There are some bugs in the history of computer sciences that had a devastating cost. For example year 2k bugs - relatively small things, people cutting corners, then realizing it is too big an issue to be fixed within normal coding, so they kind of decided to avoid thinking about it. Eventually, it needed fixing, and the estimated cost of those fixes and issues that were left unfixed was in the ballpark of 500 billion dollars. For example, Mariner 1 spacecraft - minor bug vaporized 18.5 million dollars. Fortunately, Mariner 2 worked better. Mars Climate Orbiter in 1999, NASA used the metric system, Lockheed Martin used imperial units. Result: Probe lowered 50km too low, collapsed in the atmosphere, and burned 193 million dollars of money in an instant, not to mention original scientific work that was planned. Bugs might end up costing especially much when they affect physical things, have an effect on people’s health and lives, money, or privacy. But to this day I’ve yet to see a software project where the result would be meaningless and do not affect anything whether it’s working properly or not.

Making the bugs cheap

Fortunately, there’s an easy answer to making bugs much cheaper. It’s the rapid feedback loop. How much does a bug cost? It depends on when it is found.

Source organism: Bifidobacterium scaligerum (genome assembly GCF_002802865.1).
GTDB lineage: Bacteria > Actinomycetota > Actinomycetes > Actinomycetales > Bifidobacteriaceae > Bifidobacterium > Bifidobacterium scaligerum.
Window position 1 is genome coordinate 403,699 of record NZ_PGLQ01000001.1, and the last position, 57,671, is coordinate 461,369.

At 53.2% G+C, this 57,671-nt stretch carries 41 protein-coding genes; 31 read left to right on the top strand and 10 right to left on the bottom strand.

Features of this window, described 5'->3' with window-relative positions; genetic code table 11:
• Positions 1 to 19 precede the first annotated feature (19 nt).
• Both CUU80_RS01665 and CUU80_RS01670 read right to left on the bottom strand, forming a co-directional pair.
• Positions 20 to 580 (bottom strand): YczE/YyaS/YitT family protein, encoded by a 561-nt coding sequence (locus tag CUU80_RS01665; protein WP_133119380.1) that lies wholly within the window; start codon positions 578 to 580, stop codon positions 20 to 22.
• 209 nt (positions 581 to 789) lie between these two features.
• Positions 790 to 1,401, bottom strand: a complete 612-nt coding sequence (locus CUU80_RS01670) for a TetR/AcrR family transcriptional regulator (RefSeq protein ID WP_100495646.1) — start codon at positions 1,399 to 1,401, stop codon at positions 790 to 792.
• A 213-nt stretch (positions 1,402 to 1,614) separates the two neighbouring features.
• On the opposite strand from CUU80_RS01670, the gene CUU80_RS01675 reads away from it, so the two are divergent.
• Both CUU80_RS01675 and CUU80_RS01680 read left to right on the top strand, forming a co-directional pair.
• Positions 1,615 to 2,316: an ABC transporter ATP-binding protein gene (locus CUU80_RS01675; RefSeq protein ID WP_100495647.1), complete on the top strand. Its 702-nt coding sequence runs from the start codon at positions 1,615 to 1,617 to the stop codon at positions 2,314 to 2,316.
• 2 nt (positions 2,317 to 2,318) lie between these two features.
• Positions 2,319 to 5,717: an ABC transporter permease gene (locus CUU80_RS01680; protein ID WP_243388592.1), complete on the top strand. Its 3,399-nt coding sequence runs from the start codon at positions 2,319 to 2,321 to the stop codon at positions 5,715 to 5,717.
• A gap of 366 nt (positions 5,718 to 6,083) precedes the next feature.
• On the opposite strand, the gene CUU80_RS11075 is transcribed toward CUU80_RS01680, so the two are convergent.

• I found it immediately while writing the code because I was caffeinated and had my smart pants on. Price of the bug: 0\$ (not counting the pants and coffee)
• My teammate noticed the bug when we were pair programming the algorithm. Price of the bug: Still pretty much 0\$ - of course, pair programming costs money, too, unless two heads are together more productive altogether than two separate ones.
• My relentless TDD principles caused me to detect the bug when I was writing the unit test for the algorithm. I wrote another test to catch the bug, then wrote some code to fix it. Cost: perhaps a few dollars now, I do have to spend a bit of time to write both the code and the tests. On the other hand, tests work as a specification of how I intended the code to work, so they might work as part of the documentation as well.
• Our QA team knows how severe bugs can be, and they have a great mind for finding ones. They found this one. However, it now took longer, so fixing the bug is a bigger task, I need to coordinate the releases, write some tickets and explanations, have the fix retested, do handoffs, etc. Let’s say price if a few hundred bucks here, or more if the process is not optimal and I have to do task switching a lot.
• Bug got to the production environment and caused an incident immediately. The cost is pretty much the same as above, but since this was triggered by angry customer feedback, this just became more severe and heavy fix, so add zero to costs. Also, these bugs come with PR cost as well: Lots of severe bugs - or hardly any bugs? Add another zero to cost.
• Bug got to the production environment but was sneaky enough to only be detected a lot later, like in the above examples. The cost just went up again. It may have caused havoc already, that’s hard to fix. Fixing the actual bug can also be more expensive, first one needs to find it, understand it, and fix it. It might be that development has ended and the original team has moved on, and now new people are frantically trying to find/read/understand any documentation left over. Do we have working automation going on, or is fixing bugs probably going to cause new bugs? Add as many zeros as you like.